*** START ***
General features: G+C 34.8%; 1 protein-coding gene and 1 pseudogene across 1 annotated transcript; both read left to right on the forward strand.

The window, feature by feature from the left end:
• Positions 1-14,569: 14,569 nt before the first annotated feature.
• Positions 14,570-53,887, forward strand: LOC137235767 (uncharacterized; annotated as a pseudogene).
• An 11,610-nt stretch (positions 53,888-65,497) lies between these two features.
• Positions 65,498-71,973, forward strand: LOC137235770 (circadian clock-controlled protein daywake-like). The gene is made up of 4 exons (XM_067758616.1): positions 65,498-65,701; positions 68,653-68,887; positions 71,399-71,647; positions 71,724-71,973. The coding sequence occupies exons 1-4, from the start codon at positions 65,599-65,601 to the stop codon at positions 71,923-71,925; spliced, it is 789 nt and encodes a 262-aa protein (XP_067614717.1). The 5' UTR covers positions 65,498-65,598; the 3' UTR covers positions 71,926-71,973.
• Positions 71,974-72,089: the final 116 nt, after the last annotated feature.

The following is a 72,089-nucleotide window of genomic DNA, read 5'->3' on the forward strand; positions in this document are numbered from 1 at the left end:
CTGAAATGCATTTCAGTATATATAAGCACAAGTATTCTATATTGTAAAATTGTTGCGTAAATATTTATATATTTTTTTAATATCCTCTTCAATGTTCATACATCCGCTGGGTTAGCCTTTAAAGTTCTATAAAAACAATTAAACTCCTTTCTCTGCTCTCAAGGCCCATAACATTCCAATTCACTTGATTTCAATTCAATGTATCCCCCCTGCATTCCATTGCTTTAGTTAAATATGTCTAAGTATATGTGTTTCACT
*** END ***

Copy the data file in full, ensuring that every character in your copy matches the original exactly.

General features: G+C 34.8%; 1 protein-coding gene and 1 pseudogene across 1 annotated transcript; both read left to right on the forward strand.

The window, feature by feature from the left end:
• Positions 1-14,569: 14,569 nt before the first annotated feature.
• Positions 14,570-53,887, forward strand: LOC137235767 (uncharacterized; annotated as a pseudogene).
• An 11,610-nt stretch (positions 53,888-65,497) lies between these two features.
• Positions 65,498-71,973, forward strand: LOC137235770 (circadian clock-controlled protein daywake-like). The gene is made up of 4 exons (XM_067758616.1): positions 65,498-65,701; positions 68,653-68,887; positions 71,399-71,647; positions 71,724-71,973. The coding sequence occupies exons 1-4, from the start codon at positions 65,599-65,601 to the stop codon at positions 71,923-71,925; spliced, it is 789 nt and encodes a 262-aa protein (XP_067614717.1). The 5' UTR covers positions 65,498-65,598; the 3' UTR covers positions 71,926-71,973.
• Positions 71,974-72,089: the final 116 nt, after the last annotated feature.

The following is a 72,089-nucleotide window of genomic DNA, read 5'->3' on the forward strand; positions in this document are numbered from 1 at the left end:
CTGAAATGCATTTCAGTATATATAAGCACAAGTATTCTATATTGTAAAATTGTTGCGTAAATATTTATATATTTTTTTAATATCCTCTTCAATGTTCATACATCCGCTGGGTTAGCCTTTAAAGTTCTATAAAAACAATTAAACTCCTTTCTCTGCTCTCAAGGCCCATAACATTCCAATTCACTTGATTTCAATTCAATGTATCCCCCCTGCATTCCATTGCTTTAGTTAAATATGTCTAAGTATATGTGTTTCACT